The winds are changing. The plentiful foliage of spring gave way to the explosions and bloat of blockbuster season, which are now giving up the floor to Oscar season. Starting with the Toronto International Film Festival and going through NY/LA Christmas day openings, Hollywood is unleashing their awards hopefuls. So right now we’re in the preseason, where everyone’s excited for everything, and no hopes have been dashed.
As we go through the final weeks of summer releases, there is one movie in the mix to act as a preseason game to tune up for the marathon to come. Lee Daniels’ The Butler arrives in theaters Friday and has all the pedigree of a future Best Picture winner.
As a case study, let’s dig into Daniels’ The Butler to see how it follows the Oscarbait formula and whether we think it will ultimately be rewarded with a gold statue.
Plot: We follow a White House butler’s tenure. Oh, and the butler is a black man. Certainly an interesting perspective to investigate, this has strains of the recently Oscar®-feted The Help. Look for white guilt and faux-progressives to latch on to the story’s “importance.” Given the PG-13 rating, I tend to think Daniels’ wilder proclivities will be reined in, which will help the movie’s prospects. If the material isn’t handled properly, things could get ugly.
Talent Involved: Behind the camera (writer/producer Danny Strong, director/producer Lee Daniels, actress/producer Oprah Winfrey) and in front of it (Oscar® winners Forest Whitaker, Robin Williams, Cuba Gooding Jr., Vanessa Redgrave, and nominee Terrence Howard), The Butler has certainly been there before. But there it is possible to have too much of a good thing, as Nine, The Shipping News, J. Edgar, The Lovely Bones, and All the President’s Men (remake) found out.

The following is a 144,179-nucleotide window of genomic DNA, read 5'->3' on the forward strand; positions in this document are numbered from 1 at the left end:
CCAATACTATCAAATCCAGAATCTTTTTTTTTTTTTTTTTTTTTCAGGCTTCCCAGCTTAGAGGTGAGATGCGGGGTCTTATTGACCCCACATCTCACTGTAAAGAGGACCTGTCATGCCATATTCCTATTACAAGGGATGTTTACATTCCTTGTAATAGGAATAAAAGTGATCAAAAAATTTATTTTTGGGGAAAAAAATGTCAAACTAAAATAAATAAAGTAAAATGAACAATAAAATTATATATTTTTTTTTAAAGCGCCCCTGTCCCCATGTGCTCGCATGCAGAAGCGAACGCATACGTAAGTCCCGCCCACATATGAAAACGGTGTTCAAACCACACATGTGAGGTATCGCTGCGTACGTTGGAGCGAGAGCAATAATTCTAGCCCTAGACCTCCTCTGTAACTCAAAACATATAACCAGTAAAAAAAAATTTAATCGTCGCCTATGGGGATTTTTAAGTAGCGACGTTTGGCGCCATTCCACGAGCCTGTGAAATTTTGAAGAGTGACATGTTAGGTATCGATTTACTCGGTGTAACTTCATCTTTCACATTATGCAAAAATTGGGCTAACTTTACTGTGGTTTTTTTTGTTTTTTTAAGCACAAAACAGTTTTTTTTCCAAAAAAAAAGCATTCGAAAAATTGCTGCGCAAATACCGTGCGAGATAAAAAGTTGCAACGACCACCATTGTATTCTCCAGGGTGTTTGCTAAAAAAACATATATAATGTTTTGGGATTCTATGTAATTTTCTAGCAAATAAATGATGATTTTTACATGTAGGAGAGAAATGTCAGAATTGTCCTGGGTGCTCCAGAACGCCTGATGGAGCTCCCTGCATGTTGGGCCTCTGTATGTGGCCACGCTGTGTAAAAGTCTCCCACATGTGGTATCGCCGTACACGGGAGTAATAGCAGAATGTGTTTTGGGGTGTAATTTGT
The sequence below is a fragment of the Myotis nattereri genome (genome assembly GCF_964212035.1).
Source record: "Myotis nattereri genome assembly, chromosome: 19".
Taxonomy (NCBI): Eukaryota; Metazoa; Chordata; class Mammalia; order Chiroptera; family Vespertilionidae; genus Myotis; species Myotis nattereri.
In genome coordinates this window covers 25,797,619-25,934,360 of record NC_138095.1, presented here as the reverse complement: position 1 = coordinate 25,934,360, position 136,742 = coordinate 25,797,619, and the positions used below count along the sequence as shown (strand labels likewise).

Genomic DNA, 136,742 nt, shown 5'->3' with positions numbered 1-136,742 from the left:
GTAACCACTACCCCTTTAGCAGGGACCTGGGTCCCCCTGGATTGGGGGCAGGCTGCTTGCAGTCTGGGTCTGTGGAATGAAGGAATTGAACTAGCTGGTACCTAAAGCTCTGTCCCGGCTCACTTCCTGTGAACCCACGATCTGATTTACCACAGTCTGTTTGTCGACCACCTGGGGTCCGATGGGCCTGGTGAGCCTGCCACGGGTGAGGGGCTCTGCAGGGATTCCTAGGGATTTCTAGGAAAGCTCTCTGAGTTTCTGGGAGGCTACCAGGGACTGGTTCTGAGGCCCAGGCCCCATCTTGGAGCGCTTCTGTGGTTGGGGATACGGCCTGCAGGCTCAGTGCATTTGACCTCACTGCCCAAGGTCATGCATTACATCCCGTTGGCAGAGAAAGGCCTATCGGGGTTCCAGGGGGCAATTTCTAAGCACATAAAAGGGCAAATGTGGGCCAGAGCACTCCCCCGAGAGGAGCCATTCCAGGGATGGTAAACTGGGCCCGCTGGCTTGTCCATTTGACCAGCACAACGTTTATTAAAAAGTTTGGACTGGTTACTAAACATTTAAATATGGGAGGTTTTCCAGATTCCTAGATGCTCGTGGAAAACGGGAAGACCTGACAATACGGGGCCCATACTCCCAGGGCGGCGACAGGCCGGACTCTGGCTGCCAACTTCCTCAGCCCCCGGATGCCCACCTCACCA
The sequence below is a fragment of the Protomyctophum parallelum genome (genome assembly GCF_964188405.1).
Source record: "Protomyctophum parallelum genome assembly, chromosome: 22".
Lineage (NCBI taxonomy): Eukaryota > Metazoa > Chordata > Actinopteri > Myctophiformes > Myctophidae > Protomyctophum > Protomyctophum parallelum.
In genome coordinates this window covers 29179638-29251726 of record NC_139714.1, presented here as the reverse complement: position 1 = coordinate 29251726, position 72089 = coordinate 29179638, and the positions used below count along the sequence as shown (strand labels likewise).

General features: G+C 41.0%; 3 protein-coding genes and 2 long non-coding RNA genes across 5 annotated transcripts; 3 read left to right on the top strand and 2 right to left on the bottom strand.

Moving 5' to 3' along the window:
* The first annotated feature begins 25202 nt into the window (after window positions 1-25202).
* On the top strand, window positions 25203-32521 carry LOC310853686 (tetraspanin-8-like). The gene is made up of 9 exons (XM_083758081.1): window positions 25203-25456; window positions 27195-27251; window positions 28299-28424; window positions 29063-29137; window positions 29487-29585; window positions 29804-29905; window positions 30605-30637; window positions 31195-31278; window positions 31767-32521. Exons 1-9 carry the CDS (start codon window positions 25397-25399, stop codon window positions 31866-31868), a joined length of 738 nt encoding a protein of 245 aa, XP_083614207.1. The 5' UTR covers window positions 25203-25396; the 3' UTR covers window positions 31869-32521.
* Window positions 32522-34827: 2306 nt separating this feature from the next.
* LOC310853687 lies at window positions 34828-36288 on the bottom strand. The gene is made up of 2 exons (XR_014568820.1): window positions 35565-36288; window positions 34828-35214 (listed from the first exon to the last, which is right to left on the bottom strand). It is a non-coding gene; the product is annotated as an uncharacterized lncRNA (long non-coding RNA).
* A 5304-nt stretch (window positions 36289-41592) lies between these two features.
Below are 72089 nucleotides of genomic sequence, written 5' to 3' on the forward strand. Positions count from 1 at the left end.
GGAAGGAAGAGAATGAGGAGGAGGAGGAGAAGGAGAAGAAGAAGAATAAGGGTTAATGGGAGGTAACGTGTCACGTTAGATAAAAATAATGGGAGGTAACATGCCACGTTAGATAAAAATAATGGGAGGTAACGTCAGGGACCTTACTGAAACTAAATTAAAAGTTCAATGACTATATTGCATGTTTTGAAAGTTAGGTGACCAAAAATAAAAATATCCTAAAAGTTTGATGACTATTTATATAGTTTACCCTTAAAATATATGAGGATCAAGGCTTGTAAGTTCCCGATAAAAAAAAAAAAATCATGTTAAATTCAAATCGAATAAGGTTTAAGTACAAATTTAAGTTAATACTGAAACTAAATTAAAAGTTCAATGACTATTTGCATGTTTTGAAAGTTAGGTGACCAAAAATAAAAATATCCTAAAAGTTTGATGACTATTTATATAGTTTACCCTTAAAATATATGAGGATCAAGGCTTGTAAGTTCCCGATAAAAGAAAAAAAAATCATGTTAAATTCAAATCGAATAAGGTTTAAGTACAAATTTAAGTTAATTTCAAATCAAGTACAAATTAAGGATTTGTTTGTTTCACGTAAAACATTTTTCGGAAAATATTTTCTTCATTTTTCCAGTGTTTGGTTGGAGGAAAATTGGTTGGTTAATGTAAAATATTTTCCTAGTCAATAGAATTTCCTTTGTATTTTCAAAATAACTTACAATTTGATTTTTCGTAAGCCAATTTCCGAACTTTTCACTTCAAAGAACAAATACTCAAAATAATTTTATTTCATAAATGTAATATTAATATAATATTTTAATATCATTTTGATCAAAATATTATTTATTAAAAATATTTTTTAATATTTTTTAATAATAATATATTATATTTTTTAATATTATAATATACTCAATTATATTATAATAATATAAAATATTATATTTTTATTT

Producers: IMDB currently lists 39 people with some sort of producing credit. Without knowing the level of involvement from all 39 producers, it’s hard to get a bead on this one. But that many cooks can’t possibly come up with something very strong. Most award contenders have a much more reasonable number (The King’s Speech had three), but there’s nothing really concrete to glean from this other than 39 is a bad look. I know it takes a village to raise a child, but how well can that kid turn out when everyone is trying to teach it something different?
Final Prognosis: Negative. The main reason for optimism is that the Best Picture field can have up to 10 nominees. If five was still the norm, I’d say there’s no chance for Lee Daniels’ The Butler (how much will people hate writing/reading that name?). The August release date worked for The Help, but this one doesn’t have the broad appeal to make it a hit.